The 800m women's sprint at the IAAF World Championships in Berlin on Thursday was extraordinary for two things. First, it was won in a canter, daylight between the winner and the place-getters.
Second, if the rumours are true, it was won… well, by a bloke.
Usually winning athletes descend the dais to universal acclaim and lucrative endorsements. South Africa's Caster Semenya was instead greeted with a gender test ordered by the International Association of Athletics Federations, athletics' governing body.
This in turn sparked an international incident, the African National Congress, South Africa's ruling party, urging "all South Africans to rally behind our 'golden girl' and shrug off negative and unwarranted questions about her gender". (An ironic description of Semenya, given Bea Arthur, one of the female stars in the TV show of the same name, was often confused for a man.)
But to be fair to the IAAF, theirs hadn't been a kneejerk reaction to Semenya's whopping victory margin of nearly three seconds. They'd ordered the test well before the race was run, three weeks in fact, when Semenya beat her previous PB by an astonishing eight seconds at a meet in Mauritius. Even by swimming's standards, that is exceptional. Or rather exceptionally suspicious.
So the IAAF was and is right to investigate. Until the test results come back, though, the claim and counter-claim of Semenya's supporters and her detractors rages on.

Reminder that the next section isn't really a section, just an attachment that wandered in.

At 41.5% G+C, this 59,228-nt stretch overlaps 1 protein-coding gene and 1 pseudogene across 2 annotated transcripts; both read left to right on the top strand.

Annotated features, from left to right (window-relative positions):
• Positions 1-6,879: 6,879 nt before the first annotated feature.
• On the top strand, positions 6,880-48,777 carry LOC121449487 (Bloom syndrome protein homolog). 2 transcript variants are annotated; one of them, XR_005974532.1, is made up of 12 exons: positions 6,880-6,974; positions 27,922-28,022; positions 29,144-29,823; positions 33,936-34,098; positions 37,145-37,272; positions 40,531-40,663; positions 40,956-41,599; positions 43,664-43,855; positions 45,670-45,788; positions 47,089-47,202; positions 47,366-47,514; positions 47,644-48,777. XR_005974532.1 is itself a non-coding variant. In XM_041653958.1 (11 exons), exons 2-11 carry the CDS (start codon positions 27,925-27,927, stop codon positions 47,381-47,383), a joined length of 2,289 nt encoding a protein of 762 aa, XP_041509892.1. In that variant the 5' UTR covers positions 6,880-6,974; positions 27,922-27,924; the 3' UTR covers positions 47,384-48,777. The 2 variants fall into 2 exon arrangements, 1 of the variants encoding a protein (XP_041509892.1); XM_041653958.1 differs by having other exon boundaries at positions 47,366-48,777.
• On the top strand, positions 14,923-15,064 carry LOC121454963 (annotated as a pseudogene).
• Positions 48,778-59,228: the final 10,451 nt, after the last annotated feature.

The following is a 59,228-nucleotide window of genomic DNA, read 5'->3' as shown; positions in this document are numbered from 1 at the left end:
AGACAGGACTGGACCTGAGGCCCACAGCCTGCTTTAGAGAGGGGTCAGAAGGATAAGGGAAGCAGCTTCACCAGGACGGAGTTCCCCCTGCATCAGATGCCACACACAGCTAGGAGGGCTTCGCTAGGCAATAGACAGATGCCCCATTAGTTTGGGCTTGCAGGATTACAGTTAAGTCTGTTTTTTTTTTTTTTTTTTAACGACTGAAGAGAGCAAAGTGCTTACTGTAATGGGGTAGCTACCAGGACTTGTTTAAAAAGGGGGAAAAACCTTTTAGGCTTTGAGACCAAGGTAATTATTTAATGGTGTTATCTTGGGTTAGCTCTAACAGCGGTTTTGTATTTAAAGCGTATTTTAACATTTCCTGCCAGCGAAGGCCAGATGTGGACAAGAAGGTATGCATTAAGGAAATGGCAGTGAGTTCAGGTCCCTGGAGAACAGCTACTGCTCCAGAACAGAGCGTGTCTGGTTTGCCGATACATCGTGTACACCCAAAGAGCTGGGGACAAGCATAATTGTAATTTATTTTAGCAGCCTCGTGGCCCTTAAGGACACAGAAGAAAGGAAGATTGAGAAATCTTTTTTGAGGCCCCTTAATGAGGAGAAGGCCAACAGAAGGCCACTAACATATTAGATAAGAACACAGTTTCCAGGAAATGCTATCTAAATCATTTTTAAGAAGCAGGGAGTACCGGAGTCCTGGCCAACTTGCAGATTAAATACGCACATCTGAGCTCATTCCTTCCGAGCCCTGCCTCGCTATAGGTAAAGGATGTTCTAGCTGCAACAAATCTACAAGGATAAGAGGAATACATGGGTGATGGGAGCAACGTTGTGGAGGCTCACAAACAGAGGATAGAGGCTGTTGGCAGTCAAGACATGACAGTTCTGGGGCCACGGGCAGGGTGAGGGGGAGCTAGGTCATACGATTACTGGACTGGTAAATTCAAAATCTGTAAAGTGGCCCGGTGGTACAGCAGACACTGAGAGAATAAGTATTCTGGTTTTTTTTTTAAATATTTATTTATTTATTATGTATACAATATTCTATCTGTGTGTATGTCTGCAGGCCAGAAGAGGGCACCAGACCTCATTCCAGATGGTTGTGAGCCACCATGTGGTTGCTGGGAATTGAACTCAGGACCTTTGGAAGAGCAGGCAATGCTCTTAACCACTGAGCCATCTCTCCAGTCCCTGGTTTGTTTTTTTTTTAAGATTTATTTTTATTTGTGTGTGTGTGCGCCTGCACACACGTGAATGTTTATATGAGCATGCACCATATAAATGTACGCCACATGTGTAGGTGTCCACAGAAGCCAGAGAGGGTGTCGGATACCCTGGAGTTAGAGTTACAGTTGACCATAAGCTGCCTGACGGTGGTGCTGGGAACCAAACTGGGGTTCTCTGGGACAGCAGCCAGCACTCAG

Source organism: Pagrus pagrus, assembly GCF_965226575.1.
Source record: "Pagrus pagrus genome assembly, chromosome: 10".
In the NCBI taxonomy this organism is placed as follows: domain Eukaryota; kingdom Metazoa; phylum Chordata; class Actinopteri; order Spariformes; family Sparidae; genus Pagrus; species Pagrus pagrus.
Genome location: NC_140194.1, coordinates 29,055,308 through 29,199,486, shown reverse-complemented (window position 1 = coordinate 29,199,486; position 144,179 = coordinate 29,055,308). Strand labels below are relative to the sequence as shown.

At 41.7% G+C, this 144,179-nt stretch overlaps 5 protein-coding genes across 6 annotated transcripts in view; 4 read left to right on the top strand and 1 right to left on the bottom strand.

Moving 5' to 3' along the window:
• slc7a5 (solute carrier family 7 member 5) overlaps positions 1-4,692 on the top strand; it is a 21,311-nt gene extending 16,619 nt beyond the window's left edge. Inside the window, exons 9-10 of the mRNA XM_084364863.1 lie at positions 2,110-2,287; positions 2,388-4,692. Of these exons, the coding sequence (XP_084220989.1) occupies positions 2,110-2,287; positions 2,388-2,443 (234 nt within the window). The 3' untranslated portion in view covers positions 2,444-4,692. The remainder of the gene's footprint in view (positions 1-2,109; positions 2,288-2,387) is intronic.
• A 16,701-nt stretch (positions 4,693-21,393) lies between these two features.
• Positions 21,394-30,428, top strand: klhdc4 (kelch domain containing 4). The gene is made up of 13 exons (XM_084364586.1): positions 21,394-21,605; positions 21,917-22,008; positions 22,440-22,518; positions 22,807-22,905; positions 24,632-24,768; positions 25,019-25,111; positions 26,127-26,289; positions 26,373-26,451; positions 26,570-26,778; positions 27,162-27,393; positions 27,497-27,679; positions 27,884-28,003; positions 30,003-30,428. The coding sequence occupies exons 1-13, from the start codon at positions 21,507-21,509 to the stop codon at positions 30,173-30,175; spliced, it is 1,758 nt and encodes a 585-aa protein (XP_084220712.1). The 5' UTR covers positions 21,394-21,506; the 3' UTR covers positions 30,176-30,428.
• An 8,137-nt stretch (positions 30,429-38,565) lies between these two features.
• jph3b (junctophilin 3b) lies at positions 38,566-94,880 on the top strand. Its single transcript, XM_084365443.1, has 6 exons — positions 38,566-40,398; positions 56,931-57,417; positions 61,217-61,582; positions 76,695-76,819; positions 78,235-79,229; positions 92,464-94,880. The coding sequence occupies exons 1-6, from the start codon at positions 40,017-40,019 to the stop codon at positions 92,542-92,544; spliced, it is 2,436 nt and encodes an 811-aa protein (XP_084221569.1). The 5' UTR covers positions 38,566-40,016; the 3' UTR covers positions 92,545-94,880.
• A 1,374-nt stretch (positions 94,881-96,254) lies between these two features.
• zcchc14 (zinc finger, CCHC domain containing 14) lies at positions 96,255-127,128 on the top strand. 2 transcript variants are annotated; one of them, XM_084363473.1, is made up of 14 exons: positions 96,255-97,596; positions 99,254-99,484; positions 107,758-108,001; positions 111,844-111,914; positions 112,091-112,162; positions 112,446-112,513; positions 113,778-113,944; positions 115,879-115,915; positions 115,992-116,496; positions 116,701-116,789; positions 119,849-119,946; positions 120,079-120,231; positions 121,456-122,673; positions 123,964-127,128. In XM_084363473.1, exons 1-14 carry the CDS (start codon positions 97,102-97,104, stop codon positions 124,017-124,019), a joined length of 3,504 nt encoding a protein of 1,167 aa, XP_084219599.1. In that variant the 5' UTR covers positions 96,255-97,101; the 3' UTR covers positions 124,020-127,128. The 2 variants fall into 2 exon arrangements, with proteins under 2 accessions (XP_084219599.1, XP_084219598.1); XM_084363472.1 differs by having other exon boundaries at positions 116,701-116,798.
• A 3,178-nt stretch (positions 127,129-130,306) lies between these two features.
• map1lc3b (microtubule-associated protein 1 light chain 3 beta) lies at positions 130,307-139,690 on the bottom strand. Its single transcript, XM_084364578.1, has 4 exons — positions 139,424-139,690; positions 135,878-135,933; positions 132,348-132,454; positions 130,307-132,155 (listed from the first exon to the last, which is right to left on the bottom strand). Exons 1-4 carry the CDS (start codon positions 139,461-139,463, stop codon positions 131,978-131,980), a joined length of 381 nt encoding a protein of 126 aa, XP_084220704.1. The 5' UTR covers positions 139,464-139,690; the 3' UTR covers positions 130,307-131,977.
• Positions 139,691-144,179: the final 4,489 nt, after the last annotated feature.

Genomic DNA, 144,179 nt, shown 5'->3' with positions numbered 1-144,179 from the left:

Italy's Elisa Cusma Piccione, who came sixth in the 800m, is convinced Semenya is "a man", while Semenya's family is adamant she was born a girl, her mother Dorcus insisting, "People can say whatever they like but the truth will remain, which is that my child is a girl."
Her old schoolmaster, Eric Modiba, however, is not so sure, and says Semenya dressed for Nthema Secondary School in boys' uniform of pants and not the regulation skirt. Hmmm.
Obviously due process has to take its course and there has to be a presumption of innocence (if that is the right word) in Semenya's case but while The Finktank is no expert in the field of chromosomal forensics, I think there may be something in it, judging from this interview after the race.
If gold medals were handed out for 18-year-old girls with deep voices, Semenya would be wearing two around her neck this week. It should be stated that having a deep voice does not make a woman a man, just as having a high voice doesn't make a man a woman – if that were the case David Beckham would be in all sorts of strife – but it is a feature that at the very least is oddly compelling and gives weight to the suspicions that have been raised.
What's not helping Semenya's cause at all, though, are comments by Leonard Chuene, the president of the South African Athletics Federation, who scraped the bottom of the barrel by suggesting Semenya is being targeted because she is black.
"It would not be like that if it were some young girl from Europe," he said.
"If it was a white child, she would be sitting somewhere with a psychologist, but this is an African child."
The Finktank is more of what you've come to expect from Jesse Fink, The
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Jesse Fink Jesse Fink is one of Australia's most popular football writers and sports columnists. He is the author of the book 15 Days in June: How Australia Became a Football Nation (Hardie Grant, $29.95) and writes twice a week as "Half-Time Orange" for The World Game and weekly for ESPN Star Sports in Singapore. He lives in Sydney.